Australia brought up a historic, and near unprecedented economic record in the June quarter this year: 25 years of uninterrupted economic growth.
At 3.3%, the year-on-year GDP growth rate was the fastest pace in four years, a remarkable achievement given Australia is in the midst of an economic transition on a scale never seen before.
It has truly been an amazing run, second only to the Netherlands in terms of a period without a recession for a developed economy.
But it has been assisted.
Strong population growth meant that real GDP — measured in volume terms — has been given a substantial boost over this period.
To use an athletics analogy, if the Australian economy was in a 100-metres race, the population tailwind assisting growth would be a gale.
Other factors have also contributed — past reforms and the rise of Chinese economy just to name two — but it’s clear that more bodies helps create more demand, providing an unquestionable boost to GDP.
Gareth Aird, senior economist at the Commonwealth Bank, agrees.
“Having a strong population growth rate is great for aggregate growth rates, like GDP, because it allows them to be higher than otherwise for a given level of productivity growth,” he says. “It also means it is much harder for the economy to enter a technical recession – defined as a fall in GDP over two consecutive quarters.”
However, according to Aird, “if we want to measure changes in living standards, which ultimately matters most to households, then we need to look at how the economy is going on a per capita basis rather than just reporting and focusing on measures of aggregate demand”.
That’s exactly what he’s done, producing an excellent research note evaluating Australia’s economic performance on a per capita basis, not only looking ratios but also the side effects from population growth.
After crunching the numbers, and producing some top-notch charts, he says that the performance “is a little more sobering”.
Here’s some of the charts he’s produced, along with an explanation on each:
Australian GDP adjusted for population change
Compared to real GDP at 3.3%, GDP per capita is currently running at 2% per annum, the fastest pace seen since the global financial crisis. While still an impressive figure, Aird notes that “there has been a substantial contribution to GDP growth coming from net exports and more specifically resource exports.”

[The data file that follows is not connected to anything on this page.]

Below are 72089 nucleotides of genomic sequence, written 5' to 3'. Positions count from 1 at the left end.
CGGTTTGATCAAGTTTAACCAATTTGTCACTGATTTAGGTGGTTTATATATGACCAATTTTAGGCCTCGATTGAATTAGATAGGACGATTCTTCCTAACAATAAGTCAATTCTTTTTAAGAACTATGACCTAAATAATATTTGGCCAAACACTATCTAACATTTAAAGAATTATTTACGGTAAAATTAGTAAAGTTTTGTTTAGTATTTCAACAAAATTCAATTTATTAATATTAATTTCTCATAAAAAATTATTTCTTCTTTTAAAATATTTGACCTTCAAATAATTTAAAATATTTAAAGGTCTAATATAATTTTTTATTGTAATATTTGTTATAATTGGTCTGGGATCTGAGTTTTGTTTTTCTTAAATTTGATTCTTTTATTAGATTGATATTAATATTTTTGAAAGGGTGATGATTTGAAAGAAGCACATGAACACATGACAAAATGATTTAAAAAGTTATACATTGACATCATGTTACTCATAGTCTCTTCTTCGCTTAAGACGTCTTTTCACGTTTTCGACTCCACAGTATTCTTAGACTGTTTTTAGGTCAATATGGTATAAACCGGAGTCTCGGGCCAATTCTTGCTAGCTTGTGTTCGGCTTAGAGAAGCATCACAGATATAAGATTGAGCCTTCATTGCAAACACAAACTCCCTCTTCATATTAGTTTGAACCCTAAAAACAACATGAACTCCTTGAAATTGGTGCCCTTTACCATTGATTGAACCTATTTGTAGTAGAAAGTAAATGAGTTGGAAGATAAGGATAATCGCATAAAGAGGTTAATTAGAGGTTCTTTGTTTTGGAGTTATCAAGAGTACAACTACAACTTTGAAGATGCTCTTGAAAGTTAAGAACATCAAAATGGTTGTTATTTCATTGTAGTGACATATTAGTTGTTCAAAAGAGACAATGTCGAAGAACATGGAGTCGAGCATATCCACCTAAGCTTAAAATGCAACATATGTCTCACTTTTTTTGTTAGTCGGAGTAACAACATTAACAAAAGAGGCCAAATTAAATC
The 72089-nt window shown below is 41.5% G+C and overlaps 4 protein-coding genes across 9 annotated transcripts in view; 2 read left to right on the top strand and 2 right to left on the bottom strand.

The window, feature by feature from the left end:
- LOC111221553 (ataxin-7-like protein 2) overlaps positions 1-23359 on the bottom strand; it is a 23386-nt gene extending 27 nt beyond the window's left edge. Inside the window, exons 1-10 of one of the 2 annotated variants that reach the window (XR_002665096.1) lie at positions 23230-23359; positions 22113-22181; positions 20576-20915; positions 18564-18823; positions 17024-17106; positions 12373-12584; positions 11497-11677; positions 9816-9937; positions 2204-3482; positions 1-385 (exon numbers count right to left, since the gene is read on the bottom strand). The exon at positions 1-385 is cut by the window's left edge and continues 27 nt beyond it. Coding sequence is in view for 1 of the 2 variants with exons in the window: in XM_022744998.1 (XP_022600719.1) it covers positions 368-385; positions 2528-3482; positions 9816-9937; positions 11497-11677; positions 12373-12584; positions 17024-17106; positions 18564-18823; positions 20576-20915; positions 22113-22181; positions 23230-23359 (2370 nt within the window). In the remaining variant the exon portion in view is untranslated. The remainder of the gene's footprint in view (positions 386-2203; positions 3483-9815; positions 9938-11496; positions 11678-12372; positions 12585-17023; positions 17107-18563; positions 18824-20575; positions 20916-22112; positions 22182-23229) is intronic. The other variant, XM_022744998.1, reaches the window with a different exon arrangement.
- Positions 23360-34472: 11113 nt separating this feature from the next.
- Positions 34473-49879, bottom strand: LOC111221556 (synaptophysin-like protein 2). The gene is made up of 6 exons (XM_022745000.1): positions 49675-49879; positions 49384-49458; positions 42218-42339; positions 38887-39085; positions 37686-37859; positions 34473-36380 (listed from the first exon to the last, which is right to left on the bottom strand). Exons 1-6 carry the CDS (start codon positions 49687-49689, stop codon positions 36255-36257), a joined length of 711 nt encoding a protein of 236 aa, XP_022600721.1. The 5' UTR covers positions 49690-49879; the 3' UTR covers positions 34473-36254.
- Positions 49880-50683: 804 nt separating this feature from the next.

Aird says that “GDP per capita growth looks healthy and should continue to stay buoyant over the next few years”, but acknowledges that “it gives a misleading impression at the moment of both domestic demand per capita and income per capita”.
It’s a temporary factor, in other words, the by-product of Australia’s now-unwinding mining infrastructure boom.
The living standards of Australians
Nor has population growth done much to boost the living standards of Australians, says Aird.
“Real net national disposable income (RNNDI) per capita is a bit of a mouthful to say, but according to the ABS, it is ‘considered a good measure of progress for living standards because it is an indicator of Australians’ capacity to purchase goods and services for consumption,” he says.
“The news on RNNDI per capita is pretty ordinary at present.
“Fortunately growth in RNNDI per capita recently turned positive, but only after a four-year period where it was falling.”
He suggests that “the decline in the terms of trade contributed, in part, to the fall in RNNDI per capita, just as it boosted per capita growth in the decade up to 2012.”